While the city’s behemoth performance and arts organizations like Seattle Opera have a full staff to raise money, sell tickets and can support and pay their performers, small theater companies around Capitol Hill typically barely scrape by. The money they make is mostly from tickets and booze, Carter says.

The 12th Ave Arts building, slated to open in early November, should help change that equation for Strawshop and its two companion theater companies, Washington Ensemble Theatre and New Century Theater Company, teaming up to form a new kind of arts organization resident in the new Capitol Hill Housing development.

Capitol Hill Housing and Black Box representatives were on hand this week for a “hard hat” tour of the new building. The $47 million $38 million, 29,000 square-foot 12th Ave Arts project is creating 88 affordable apartment units, office space, retail space and a theater facility above parking that will also be utilized by Seattle Police’s East Precinct.

The project is the result of a two-decade push from community groups and organizations to create something greater with the East Precinct parking lot that used to call the land home.

Capitol Hill Housing’s Michael Seiwerath said it was community pressure that finally moved the project through the mire at City Hall.

“These citizen volunteers went down there and said there’s a better use for this,” he said about the old, barbed wire-ringed police parking lot.

In a most unusual twist on the typical “mixed-use” development around the Hill, 12th Ave Arts will also have two fully tricked out, state of the art performance spaces totaling nearly 6,000 square feet: one with room for 149 seats, the other Studio Stage with an 80-person capacity. Hardcore theater geeks will nerd out at the catwalks above and sound suppression enveloping both venues. Continue reading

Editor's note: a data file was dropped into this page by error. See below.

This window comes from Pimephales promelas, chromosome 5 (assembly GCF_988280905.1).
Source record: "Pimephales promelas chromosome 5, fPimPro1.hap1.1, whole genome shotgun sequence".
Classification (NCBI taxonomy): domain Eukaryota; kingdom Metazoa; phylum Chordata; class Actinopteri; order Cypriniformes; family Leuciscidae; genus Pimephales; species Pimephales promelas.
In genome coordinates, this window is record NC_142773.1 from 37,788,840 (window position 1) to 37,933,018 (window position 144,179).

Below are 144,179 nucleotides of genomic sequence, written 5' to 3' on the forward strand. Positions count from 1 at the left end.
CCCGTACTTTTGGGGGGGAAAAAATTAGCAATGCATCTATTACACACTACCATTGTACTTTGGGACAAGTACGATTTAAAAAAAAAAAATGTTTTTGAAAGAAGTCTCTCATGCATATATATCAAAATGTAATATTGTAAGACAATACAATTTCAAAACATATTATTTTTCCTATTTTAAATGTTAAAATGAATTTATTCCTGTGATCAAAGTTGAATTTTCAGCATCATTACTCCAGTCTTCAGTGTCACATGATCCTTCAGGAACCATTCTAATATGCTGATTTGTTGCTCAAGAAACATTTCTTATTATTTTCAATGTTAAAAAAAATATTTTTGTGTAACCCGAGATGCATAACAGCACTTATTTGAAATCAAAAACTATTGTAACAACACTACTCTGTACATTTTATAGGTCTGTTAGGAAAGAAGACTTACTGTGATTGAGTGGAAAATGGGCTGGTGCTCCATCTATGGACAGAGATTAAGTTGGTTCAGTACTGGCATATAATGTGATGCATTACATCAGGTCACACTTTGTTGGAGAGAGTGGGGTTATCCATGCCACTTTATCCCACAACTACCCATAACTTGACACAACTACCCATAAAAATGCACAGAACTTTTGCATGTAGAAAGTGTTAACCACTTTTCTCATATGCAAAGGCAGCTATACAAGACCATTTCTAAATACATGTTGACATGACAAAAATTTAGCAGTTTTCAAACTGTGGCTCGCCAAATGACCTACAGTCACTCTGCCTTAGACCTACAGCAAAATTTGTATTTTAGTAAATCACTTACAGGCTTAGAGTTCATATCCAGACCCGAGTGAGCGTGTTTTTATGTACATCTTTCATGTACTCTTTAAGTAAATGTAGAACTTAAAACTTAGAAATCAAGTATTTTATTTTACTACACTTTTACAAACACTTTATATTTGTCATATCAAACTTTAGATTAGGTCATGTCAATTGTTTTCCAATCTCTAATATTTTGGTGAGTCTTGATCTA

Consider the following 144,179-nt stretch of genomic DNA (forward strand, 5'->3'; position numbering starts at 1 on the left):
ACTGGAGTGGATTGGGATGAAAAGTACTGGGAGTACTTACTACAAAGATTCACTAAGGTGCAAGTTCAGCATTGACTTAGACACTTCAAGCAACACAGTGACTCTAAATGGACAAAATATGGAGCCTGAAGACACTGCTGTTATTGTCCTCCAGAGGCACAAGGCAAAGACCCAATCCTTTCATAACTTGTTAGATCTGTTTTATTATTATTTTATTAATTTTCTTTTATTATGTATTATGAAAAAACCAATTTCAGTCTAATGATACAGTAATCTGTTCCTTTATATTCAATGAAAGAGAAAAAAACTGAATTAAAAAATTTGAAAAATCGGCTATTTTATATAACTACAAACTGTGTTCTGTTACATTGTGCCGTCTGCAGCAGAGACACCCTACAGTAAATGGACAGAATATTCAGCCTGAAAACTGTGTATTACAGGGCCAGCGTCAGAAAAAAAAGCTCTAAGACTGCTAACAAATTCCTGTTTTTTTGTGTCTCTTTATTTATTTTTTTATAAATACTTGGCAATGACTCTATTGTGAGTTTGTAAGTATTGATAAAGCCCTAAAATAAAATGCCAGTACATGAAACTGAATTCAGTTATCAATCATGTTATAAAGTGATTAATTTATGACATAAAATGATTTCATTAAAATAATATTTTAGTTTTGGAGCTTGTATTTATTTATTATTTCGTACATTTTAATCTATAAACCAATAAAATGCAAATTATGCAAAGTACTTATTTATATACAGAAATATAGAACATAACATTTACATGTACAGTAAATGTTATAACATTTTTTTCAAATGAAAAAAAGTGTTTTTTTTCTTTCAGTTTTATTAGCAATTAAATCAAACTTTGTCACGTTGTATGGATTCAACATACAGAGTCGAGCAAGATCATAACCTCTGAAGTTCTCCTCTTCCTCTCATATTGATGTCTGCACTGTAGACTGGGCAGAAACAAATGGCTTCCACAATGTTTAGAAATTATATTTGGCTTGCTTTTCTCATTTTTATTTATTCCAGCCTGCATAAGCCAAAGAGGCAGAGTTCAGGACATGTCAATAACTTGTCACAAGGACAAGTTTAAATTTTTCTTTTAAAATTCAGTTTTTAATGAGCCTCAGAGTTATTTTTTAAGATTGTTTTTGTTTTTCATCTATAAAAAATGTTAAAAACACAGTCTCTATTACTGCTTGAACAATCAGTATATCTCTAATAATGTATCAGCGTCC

12th Ave community group votes for apartment development over city ‘pocket park’

Reverb-Spectrum-11th-And-AlderIn response to a condemnation order placed on a site owned by real estate firm Spectrum Development Solutions at 11th and Alder in order to build a new pocket park, the 12th Avenue Stewards community group has voted unanimously to rescind the order and allow the construction project to continue rather than begin design on a new public space.

Following the vote, Mayor Ed Murray officially withdrew the proposed condemnation order, representatives tell CHS.

“This issue is something that has been difficult for the group,” said Bill Zosel, vice-chair of the 12th Avenue Stewards told CHS in a statement on the vote. Continue reading